What you will find on this page: State of the Climate 2018 report; Special Climate Statement 64 – record warmth in Tasman Sea; Special Climate Statement 62 – record heat in September; Special Climate Statement 61 – exceptional heat; Annual Climate Statement 2016 (video); State of the Climate Report 2016 (video); record September rains; climate zones on the move; Australia’s changing rainfall zones; BOM UPDATES: ENSO Wrap-up (El Nino/La Nina); climate outlook update (video); climate outlook – monthly & seasonal; latest drought statement; heatwave outlook; Water in Australia 2014-2015 Report; monthly water update; Australian landscape water balance; Special Climate Statements;
Where the rubber hits the road – what IS the weather doing?
The difference between weather and climate is a measure of time. Weather is what conditions of the atmosphere are over a short period of time, and climate is how the atmosphere “behaves” over relatively long periods of time. (NASA)
The Climatedogs animation series is an award winning series of short animated videos produced by DEPI. The animations explain what drives the climate in Victoria, and how climate drivers are changing over time. Access here for more information
- Oceans around Australia have warmed by around 1 °C since 1910, contributing to longer and more frequent marine heatwaves.
- Sea levels are rising around Australia, increasing the risk of inundation.
- The oceans around Australia are acidifying (the pH is decreasing).
- April to October rainfall has decreased in the southwest of Australia. Across the same region May–July rainfall has seen the largest decrease, by around 20 per cent since 1970.
- There has been a decline of around 11 per cent in April–October rainfall in the southeast of Australia since the late 1990s.
- Rainfall has increased across parts of northern Australia since the 1970s.
- Streamflow has decreased across southern Australia. Streamflow has increased in northern Australia where rainfall has increased.
- There has been a long‑term increase in extreme fire weather, and in the length of the fire season, across large parts of Australia.
27 March 2018 – Sea surface temperatures in the southern Tasman Sea rose to exceptionally high levels in late 2017 and early 2018. These temperatures were far above any others previously observed at that time of year in the region, and extended west from New Zealand to Tasmania and mainland southeast Australia. In parallel with this, land temperatures were well above average in areas near the Tasman Sea warm anomalies, with many records set both in New Zealand and in southeast Australia (especially Tasmania).Access full report here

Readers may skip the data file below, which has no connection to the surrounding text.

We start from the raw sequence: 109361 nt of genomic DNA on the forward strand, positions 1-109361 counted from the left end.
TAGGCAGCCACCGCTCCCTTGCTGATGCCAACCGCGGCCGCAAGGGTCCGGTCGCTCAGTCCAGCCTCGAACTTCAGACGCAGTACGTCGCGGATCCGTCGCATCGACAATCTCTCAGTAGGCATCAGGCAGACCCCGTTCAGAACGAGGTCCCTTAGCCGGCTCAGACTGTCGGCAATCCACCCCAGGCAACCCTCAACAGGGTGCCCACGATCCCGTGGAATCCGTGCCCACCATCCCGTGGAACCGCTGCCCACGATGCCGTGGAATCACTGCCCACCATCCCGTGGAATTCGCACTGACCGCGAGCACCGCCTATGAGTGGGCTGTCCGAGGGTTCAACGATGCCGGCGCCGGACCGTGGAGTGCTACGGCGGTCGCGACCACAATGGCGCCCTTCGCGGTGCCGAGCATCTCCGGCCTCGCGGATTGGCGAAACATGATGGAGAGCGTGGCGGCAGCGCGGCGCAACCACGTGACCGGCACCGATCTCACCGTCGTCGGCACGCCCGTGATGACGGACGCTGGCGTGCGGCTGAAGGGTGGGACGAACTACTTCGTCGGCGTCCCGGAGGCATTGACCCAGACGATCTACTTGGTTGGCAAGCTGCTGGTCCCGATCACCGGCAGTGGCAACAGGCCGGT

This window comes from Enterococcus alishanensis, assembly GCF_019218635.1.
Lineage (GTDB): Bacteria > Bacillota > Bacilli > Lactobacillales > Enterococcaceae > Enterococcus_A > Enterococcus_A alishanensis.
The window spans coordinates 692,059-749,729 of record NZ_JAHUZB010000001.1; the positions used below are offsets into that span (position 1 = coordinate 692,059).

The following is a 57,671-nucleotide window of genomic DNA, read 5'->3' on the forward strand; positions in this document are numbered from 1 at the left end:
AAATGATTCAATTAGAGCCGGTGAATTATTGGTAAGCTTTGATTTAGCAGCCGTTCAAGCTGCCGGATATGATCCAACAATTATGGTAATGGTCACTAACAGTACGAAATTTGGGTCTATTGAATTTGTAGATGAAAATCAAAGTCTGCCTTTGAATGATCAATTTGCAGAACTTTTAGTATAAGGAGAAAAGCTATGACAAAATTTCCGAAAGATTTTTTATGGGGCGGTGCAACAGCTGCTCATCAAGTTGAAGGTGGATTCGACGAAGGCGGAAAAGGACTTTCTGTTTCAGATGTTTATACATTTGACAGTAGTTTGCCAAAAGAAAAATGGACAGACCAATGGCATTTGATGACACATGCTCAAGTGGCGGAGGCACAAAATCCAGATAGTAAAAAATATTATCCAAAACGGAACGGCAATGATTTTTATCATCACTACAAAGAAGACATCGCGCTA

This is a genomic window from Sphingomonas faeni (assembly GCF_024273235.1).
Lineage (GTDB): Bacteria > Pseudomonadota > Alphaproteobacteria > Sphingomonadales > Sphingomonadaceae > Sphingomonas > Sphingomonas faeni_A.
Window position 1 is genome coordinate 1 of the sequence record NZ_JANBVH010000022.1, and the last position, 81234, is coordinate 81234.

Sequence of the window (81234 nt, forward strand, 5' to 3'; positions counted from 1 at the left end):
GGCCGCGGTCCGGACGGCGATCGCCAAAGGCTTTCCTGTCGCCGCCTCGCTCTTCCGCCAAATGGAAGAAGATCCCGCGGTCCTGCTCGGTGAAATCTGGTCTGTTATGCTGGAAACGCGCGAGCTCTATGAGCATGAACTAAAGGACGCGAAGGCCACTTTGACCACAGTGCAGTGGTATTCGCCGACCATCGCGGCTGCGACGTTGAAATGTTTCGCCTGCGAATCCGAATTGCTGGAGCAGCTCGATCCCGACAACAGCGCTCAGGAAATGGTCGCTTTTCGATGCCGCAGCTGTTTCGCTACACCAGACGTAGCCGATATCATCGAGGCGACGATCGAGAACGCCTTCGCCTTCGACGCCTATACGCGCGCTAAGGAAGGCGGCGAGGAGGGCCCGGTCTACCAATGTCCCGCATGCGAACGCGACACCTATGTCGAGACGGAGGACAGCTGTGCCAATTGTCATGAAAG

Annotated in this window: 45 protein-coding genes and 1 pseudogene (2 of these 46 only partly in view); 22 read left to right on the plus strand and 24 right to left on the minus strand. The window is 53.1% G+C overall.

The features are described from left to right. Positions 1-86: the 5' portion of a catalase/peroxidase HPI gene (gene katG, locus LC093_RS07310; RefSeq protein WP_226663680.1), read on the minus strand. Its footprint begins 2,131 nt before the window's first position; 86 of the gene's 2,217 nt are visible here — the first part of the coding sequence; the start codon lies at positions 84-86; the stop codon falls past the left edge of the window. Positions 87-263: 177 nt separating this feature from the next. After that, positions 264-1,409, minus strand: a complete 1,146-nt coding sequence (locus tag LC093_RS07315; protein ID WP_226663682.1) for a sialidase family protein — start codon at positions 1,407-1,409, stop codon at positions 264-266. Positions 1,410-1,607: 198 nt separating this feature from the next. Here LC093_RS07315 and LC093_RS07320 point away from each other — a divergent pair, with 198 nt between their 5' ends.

5 October 2017 – On 22 September 2017, Australia as a whole had its warmest September day since national area-averaged temperature records began in 1911. In the following week, New South Wales and Queensland had their warmest September days on record, and South Australia, Victoria and the Northern Territory each had days in their top-10 warmest for September. More than 20% of Australia by area recorded its hottest September day on record during 22–29 September. Access full report here
22 February 2017 – Summer 2016–17 saw prolonged and, at times, extreme heat over New South Wales, southern Queensland, South Australia and parts of northern Victoria. January 2017 saw the highest monthly mean temperatures on record for Sydney and Brisbane, and the highest daytime temperatures on record for Canberra. In January and February, there were three distinct heatwaves in southeast Australia, with the highest temperatures recorded over 9–12 February 2017. The periods between the waves of extreme heat also saw above average temperatures over large areas of east and southeast Australia. It was the consistency of high temperatures more than the extreme temperatures themselves that made early 2017 an exceptional event. Access full report here
The Bureau of Meteorology and CSIRO play an important role in monitoring, analysing and communicating observed changes in Australia’s climate. This fourth, biennial State of the Climate report draws on the latest monitoring, science and projection information to describe variability and changes in Australia’s climate, and how it is likely to change in the future. Observations and climate modelling paint a consistent picture of ongoing, long-term climate change interacting with underlying natural variability. Read more and to access full report here & access commentary here
Rule of Thumb; For every one degree increase in global average temperature the climate zones can move 150kms.
As the planet warms, Earth’s climate zones are shifting at an accelerating pace….The acceleration of change means that the species inhabiting each zone have less time to adapt to the climatic changes…. “The warmer the climate gets, the faster the climate zones are shifting. This could make it harder for plants and animals to adjust.” Read More here & here
According to research in Nature Climate Change, with a warming of 2°C, about 5% of land would shift into a new climate zone. As the temperatures rise another 2°C, 10% of the land area shifts to a new zone.
The results of a study published in the journal Biological Conservation recently concluded that in Australia, the climate is warming to an extent that many specialised tree species that require cooler climates are struggling. Typically, these trees would start to shift to cooler environments, but as Craig Costion explained “they already live on mountain tops…they have no other place to go.”